They establish ‘what is me’
and ‘what isn’t me.’
Melanie Tonia Evans
I’ve realized that I’m co-dependent. Really co-dependent.There are so many things I can’t stand about myself. When I do something wrong, even if it’s small, I beat myself up over it mentally. My brain screams, “Look at that, you’re a failure. You just keep screwing up. I can’t stand it when anyone around me is upset because it makes me upset, too. It makes me upset because I desperately want to be able to make them feel better, and I feel incredibly guilty if I can’t. I feel like I should know what to say to someone to make them happy, and when I can’t do that, I end up feeling just as miserable as they do. I’m constantly waiting for things in my life to go wrong, to go back to the crappy life I “deserve.” I feel like everything that goes right in my life is just God teasing me, and that eventually he’s going to just snatch it away from me, PROVING that I never deserved it in the first place. I can’t be assertive to anyone because I’m so worried that I’m going to do something wrong. I can’t object to anyone’s opinions because I’m afraid I’ll look like an idiot and the other person will hate me. taken from a post on emptyclosets.com
Beliefs create reality.
There have been many attempts to define codependence, but a simple one I read that stuck is “codependency is a dysfunctional relationship with the self.” When my recovery truly got started I discovered what a stranger I was to myself. Trying to mold me to what I thought others wanted caused a loss of who I was. What a waste of life! Truly one of the worst things about codependency is how much time it wastes. And to top if off, I passed codependency on to my son and have seen some of my dysfunction played out and magnified in his behavior. Even though he is a grown man now I try to help him get past some of what he learned by watching me. By admitting where I was wrong in the past, making amends and telling him why my old behavior is not healthy to emulate has produced good results and brought us closer. I am blessed that he usually listens, gets it and responds positively. In recovery from codependency I have been able to shift the relationship with myself and through example been able to help others do the same.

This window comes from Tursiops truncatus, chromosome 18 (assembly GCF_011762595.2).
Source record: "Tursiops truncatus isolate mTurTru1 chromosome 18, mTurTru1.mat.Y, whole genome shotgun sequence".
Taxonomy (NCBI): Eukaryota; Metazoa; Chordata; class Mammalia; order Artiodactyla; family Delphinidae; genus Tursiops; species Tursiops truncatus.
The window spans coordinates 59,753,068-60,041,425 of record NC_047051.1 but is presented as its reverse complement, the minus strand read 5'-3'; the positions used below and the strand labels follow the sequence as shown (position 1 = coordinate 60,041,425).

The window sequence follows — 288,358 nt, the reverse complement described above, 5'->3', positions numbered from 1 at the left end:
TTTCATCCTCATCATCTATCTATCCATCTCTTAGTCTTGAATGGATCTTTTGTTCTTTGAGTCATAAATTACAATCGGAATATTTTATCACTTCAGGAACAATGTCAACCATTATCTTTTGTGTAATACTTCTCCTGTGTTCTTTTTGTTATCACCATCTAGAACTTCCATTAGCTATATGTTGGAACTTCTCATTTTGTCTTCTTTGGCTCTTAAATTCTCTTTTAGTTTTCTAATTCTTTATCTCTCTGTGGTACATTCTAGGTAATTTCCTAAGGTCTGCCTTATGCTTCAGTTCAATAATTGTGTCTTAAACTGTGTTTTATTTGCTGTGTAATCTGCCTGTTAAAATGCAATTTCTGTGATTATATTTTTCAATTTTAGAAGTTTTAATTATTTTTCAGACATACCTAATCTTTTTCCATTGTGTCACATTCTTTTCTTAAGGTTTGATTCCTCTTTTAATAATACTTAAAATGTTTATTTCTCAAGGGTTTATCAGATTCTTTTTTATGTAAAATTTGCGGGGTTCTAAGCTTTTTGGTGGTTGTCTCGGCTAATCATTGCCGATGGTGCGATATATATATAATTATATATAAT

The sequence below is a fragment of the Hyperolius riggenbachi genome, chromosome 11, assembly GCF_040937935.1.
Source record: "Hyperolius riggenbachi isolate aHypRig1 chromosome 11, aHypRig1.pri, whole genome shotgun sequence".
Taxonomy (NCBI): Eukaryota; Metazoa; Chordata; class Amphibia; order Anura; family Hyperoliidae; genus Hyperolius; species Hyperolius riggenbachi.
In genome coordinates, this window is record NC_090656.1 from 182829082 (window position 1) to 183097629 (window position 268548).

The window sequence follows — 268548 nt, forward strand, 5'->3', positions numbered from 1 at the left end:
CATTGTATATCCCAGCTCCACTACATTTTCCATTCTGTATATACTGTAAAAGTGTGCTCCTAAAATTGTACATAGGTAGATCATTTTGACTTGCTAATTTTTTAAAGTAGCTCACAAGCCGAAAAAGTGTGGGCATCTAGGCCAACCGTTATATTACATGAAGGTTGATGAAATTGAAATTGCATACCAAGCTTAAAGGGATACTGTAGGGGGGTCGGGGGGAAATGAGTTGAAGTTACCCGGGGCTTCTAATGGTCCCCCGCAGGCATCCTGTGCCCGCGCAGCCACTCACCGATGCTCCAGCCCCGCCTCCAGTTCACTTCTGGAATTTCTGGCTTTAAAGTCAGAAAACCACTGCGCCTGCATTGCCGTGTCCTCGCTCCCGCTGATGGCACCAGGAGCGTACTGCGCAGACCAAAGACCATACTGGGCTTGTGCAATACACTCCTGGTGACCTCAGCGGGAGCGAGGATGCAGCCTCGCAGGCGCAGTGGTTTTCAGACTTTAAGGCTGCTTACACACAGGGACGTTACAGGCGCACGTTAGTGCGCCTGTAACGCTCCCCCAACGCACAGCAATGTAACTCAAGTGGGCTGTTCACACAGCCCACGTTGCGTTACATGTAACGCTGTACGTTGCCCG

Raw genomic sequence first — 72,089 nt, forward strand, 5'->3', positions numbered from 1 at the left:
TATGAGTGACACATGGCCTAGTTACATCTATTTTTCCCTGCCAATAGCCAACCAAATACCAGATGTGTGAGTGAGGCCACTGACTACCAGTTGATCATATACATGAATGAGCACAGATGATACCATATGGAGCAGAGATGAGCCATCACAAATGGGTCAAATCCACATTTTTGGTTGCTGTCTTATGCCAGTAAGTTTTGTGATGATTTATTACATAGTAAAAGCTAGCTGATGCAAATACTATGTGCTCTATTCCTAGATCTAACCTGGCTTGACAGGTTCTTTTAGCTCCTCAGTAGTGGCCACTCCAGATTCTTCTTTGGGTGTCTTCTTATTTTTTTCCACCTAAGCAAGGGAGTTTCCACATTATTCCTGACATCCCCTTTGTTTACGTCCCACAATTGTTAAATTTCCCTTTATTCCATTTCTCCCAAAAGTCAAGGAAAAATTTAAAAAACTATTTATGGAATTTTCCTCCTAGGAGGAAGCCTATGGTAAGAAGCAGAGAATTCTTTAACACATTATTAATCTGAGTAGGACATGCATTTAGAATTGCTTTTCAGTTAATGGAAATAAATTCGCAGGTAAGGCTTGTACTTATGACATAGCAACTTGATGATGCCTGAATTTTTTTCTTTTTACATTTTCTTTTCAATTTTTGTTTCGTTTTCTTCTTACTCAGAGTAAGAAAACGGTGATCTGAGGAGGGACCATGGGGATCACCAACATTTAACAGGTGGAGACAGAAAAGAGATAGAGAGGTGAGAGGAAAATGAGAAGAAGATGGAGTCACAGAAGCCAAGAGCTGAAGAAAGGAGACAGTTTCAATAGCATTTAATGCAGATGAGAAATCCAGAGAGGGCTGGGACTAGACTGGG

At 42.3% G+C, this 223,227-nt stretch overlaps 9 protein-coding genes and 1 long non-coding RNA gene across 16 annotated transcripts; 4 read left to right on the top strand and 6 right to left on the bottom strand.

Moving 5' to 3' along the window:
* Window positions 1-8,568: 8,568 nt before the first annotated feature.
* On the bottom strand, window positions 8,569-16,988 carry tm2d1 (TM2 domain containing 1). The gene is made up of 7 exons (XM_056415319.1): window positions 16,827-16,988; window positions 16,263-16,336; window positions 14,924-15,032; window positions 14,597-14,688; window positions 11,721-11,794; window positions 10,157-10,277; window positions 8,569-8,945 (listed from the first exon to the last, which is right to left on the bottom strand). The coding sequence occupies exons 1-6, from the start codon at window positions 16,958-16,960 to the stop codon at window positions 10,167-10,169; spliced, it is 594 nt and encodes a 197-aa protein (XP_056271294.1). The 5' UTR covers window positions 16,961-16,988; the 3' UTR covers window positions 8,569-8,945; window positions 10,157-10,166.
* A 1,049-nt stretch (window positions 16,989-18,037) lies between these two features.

Nothing is more contagious than example,
and no man does any exceeding good
or exceeding ill but it spawns
new deeds of the same kind.
Francois Duc De La Rochefoucauld
When someone you love has left you there is a feeling of missing a part of yourself. Like one who has had a limb removed, you constantly reach for a lover that is no longer there. It’s the being alone that is the most maddening. It brings an insatiable hunger to be loved and a monumental fear of being alone. When one who is codependent suffers a breakup every fiber of the loneliness is amplified to where one can barely stand it. Then come the perceived cures that only numb the pain for a short while. Some jump right into another relationship, some drink, others do drugs or become workaholics. The romantic relationship cycle will continue over and over as one tries in vain to fill what feels like a hole in the soul. Read a book. Get counseling. Find a support group. Lean on a close friend. Or do all of it. If you want a different way of being and relationships that are healthy,work on yourself and let the pain pass so love can shine in.
Renoir was painting with only his fingertips
because arthritis twisted and cramped his hands
when asked why he continued to paint answered
“The pain passes, but the beauty remains.”